Normally we hear this Scripture during Advent; it’s actually hard to find commentary that doesn’t tie it to Advent, to the expectation of the Messiah’s coming, to the birth of Jesus. But Advent isn’t the only time it speaks to us: any time our lives are a mess, or watching the news terrifies us, or we’re standing amid the ashes of our hopes and dreams, Isaiah 11 just might bring us some good news.
Do you remember when Mount St. Helens blew her top? Hard to believe, but it’s been 40 years now! That eruption was a different sort than the ones we see in Hawai’i that go on for months or years, just pouring lava out and down a mountain, sometimes into the ocean; the Cascades when they erupt just explode, sending ash and rocks and poisonous gas into the air, and the ash settles on the mountain and for miles around.
Locals told me that before the eruption, St. Helens looked like Mt. Fuji in Japan, a nice, symmetrical cone-shaped mountain. Afterward it was flat on top, and at first it looked totally dead, with ash everywhere, trees knocked down in mudslides, just destruction everywhere. There was even a lake on the side of St. Helens…but the eruption destroyed it. And people talked about the loss of forests, wildlife, the beautiful landscape that was now gone. Folks wondered how many years it would be before anything could grow on that mountain again.
But they didn’t have to wait nearly as long as they thought they would. The very next spring, people went up on the mountain to study it, and they found patches of wildflowers. How could this be?
Remember how people lamented all the wildlife that was lost in the eruption? Well, when people looked at those patches of wildflowers from the air, they noticed that they each had a particular shape. They were shaped like elk, and deer, and whatever other kinds of animals had lived up there before the eruption. Every place an animal fell and died and was buried by ash, its body provided nourishment for wildflower seeds carried in on the wind.
This is the lesson of Isaiah 11.
The world is a mess right now. For some of us, our lives are a mess. And we may look at the ruins of everything we had counted on or cared about and think, “There’s no way we, no way I can recover from this.”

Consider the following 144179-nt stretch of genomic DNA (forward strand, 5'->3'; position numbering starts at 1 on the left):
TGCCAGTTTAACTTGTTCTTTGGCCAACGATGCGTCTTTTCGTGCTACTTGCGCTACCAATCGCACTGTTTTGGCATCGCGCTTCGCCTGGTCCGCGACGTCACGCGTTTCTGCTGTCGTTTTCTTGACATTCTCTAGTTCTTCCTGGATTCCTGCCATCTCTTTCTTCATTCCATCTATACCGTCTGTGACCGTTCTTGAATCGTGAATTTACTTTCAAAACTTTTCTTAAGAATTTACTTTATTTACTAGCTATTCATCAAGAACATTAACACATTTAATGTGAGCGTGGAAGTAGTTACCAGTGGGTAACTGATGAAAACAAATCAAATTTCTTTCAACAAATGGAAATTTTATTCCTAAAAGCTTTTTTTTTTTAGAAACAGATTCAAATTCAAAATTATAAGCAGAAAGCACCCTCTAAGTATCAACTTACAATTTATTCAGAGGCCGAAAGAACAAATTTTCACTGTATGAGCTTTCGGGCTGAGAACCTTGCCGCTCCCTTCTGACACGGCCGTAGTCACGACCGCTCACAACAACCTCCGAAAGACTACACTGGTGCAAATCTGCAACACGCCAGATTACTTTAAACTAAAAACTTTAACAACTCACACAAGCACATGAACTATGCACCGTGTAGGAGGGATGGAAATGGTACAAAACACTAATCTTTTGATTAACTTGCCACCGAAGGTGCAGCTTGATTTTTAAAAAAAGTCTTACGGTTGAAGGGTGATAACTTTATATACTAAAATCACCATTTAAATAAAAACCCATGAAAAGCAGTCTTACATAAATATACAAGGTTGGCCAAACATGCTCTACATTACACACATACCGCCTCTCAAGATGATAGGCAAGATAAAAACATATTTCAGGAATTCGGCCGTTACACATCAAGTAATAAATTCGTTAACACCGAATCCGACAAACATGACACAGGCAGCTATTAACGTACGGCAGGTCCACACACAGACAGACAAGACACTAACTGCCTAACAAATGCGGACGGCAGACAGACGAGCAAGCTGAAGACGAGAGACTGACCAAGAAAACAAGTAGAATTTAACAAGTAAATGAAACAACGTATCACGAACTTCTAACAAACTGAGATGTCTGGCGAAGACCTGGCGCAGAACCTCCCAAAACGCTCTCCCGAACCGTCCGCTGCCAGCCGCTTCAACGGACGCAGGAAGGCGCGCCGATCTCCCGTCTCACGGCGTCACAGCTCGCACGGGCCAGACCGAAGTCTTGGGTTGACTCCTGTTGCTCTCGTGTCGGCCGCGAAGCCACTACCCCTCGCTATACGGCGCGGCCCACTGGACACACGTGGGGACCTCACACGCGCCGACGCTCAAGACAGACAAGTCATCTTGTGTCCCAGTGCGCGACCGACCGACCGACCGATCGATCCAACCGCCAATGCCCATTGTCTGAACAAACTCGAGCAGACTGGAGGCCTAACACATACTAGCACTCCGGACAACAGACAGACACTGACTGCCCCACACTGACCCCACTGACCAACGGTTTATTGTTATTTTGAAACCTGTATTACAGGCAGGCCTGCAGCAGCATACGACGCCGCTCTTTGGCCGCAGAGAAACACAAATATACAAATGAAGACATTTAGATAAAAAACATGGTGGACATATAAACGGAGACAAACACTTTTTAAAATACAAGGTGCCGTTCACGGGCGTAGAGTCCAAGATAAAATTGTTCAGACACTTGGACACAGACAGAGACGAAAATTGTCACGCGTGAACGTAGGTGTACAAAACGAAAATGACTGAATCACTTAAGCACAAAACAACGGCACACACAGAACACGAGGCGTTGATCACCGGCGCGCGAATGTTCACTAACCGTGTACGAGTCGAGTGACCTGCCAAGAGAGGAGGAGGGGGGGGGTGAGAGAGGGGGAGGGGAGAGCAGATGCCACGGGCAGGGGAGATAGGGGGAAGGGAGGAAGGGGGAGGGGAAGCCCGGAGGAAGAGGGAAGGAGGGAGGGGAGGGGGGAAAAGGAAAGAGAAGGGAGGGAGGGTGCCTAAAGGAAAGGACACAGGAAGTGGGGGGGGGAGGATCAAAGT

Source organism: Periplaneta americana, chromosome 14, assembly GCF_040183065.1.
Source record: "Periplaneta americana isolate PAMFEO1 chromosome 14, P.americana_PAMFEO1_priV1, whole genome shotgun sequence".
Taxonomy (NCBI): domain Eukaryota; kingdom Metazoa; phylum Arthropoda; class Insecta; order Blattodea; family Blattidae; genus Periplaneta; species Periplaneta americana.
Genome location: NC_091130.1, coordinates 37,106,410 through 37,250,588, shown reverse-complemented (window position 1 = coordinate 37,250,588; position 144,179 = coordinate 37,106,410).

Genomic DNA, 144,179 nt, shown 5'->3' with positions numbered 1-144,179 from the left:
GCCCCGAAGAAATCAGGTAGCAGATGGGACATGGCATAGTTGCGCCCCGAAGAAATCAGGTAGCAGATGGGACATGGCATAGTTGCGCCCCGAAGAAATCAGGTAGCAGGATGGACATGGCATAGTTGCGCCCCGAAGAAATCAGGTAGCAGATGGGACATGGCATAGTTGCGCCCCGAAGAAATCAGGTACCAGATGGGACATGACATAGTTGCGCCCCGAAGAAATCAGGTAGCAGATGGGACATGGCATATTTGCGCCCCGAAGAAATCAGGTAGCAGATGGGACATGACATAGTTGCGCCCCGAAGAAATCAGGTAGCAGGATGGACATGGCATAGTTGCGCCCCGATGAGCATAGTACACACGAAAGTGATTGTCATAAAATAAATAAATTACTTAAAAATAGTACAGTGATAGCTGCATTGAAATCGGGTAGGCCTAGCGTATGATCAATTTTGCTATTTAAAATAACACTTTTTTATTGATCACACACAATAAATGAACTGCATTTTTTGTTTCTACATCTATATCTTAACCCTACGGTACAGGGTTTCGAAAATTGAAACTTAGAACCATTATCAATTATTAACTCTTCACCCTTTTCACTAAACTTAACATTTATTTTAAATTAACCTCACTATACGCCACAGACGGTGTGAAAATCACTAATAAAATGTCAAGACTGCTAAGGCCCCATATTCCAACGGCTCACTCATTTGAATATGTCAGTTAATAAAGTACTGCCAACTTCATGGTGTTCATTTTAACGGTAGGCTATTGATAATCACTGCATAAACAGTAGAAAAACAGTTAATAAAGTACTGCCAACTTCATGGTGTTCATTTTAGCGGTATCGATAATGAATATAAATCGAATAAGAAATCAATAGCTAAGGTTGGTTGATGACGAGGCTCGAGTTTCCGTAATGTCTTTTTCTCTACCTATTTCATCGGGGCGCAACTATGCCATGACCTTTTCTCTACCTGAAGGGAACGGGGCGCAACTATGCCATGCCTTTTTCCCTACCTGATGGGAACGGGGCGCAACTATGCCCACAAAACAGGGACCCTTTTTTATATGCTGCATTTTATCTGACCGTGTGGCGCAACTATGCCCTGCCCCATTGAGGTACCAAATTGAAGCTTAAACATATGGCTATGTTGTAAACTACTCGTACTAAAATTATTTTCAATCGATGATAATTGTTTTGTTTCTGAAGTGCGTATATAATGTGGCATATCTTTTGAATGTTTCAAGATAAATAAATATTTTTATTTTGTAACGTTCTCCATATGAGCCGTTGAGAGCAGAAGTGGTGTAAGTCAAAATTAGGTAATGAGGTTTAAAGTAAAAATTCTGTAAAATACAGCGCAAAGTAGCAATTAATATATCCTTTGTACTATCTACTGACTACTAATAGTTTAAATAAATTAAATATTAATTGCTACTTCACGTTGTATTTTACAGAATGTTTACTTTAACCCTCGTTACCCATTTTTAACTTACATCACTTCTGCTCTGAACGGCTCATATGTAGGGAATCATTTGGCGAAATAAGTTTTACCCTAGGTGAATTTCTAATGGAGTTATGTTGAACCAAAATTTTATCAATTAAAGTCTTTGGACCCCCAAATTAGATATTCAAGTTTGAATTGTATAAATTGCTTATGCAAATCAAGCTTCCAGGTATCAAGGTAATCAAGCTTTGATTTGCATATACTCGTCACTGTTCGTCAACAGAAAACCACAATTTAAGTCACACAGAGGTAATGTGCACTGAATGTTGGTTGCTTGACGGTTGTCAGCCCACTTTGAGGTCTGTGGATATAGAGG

But we are people who live in covenant with God, and so we can call to mind something that perhaps others who don’t know our God, don’t follow Christ, can’t: The stump of Jesse was cut down. The vineyard that was Israel was allowed to return to a wild state. The Hope of the World, the Son of David who was supposed to reign from Jerusalem forever, was executed on a cross. But in God’s sight, the end is not the end.
Maybe we, in our sinfulness, ran away from God’s covenant; but the covenant still stands and God is still keeping God’s end of the bargain. A shoot will sprout from the stump of Jesse. A true Vine will grow in God’s vineyard.
Our Lord, executed on Friday in the most horrible manner the Roman Empire had to offer, got up and walked out of his tomb on Sunday morning. If God could do that, then God can bring forth something new out of ruined lives, even out of the fall of civilizations.
We might be living through terrifying times, individually and as a world, but we need not fear our ultimate fate. All is not lost. On that ash-ruined hillside wildflowers grew. Weeping may endure for a night, but joy comes with the morning.
The Lord is risen. He is risen indeed.